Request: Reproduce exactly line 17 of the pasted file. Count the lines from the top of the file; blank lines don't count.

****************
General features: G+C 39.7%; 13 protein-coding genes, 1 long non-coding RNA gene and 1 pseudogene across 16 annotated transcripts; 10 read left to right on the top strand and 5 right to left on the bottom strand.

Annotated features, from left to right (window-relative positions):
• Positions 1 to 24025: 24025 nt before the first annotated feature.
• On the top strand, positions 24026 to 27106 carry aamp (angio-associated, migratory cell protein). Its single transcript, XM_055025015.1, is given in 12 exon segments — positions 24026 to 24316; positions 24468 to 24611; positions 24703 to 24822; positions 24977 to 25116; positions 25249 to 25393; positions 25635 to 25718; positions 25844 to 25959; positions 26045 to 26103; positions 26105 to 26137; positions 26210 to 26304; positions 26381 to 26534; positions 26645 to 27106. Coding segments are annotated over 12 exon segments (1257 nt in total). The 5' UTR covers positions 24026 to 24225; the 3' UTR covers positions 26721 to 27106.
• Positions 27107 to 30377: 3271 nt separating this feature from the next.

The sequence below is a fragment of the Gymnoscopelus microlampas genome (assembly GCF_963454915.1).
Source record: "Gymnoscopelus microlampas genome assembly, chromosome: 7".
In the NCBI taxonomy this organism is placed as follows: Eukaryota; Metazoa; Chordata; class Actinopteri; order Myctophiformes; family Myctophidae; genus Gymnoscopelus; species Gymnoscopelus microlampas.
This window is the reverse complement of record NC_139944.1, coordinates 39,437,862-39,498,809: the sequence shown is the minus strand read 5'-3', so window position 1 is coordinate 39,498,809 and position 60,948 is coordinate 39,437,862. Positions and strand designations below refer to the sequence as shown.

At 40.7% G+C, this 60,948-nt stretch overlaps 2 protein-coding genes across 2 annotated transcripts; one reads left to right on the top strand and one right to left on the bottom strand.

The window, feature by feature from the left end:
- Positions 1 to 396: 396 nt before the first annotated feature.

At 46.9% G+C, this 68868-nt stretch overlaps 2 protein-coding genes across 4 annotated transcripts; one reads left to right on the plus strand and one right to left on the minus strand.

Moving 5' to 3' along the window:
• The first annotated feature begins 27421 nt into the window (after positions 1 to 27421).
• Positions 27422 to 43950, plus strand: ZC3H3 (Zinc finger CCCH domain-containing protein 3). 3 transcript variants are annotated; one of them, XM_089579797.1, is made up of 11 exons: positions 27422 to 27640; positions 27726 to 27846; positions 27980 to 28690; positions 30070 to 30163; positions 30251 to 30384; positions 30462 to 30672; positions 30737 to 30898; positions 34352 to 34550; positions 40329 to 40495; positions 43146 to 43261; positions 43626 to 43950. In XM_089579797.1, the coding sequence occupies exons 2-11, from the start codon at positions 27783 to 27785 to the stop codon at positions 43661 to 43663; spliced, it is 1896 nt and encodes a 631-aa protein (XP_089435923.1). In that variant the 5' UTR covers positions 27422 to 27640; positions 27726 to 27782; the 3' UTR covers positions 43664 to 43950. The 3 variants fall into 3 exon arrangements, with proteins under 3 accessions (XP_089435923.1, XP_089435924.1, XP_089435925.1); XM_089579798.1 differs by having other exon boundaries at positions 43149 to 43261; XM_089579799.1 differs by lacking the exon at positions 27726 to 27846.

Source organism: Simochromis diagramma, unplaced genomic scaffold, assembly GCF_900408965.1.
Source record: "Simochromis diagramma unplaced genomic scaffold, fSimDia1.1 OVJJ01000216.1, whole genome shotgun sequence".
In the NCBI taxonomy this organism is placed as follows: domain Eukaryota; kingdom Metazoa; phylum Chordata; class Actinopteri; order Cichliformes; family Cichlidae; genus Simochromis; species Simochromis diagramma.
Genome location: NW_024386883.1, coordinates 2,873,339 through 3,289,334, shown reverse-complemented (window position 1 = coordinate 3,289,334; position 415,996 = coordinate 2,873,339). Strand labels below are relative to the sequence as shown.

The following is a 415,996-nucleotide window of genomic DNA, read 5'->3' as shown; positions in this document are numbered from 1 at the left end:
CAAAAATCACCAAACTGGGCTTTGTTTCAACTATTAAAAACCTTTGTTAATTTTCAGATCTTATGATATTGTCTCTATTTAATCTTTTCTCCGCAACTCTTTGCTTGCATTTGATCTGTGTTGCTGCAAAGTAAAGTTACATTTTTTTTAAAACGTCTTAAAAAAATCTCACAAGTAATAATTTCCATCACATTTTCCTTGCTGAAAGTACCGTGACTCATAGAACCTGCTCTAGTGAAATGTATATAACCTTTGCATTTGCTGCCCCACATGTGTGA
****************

Source organism: Simochromis diagramma, unplaced genomic scaffold, assembly GCF_900408965.1.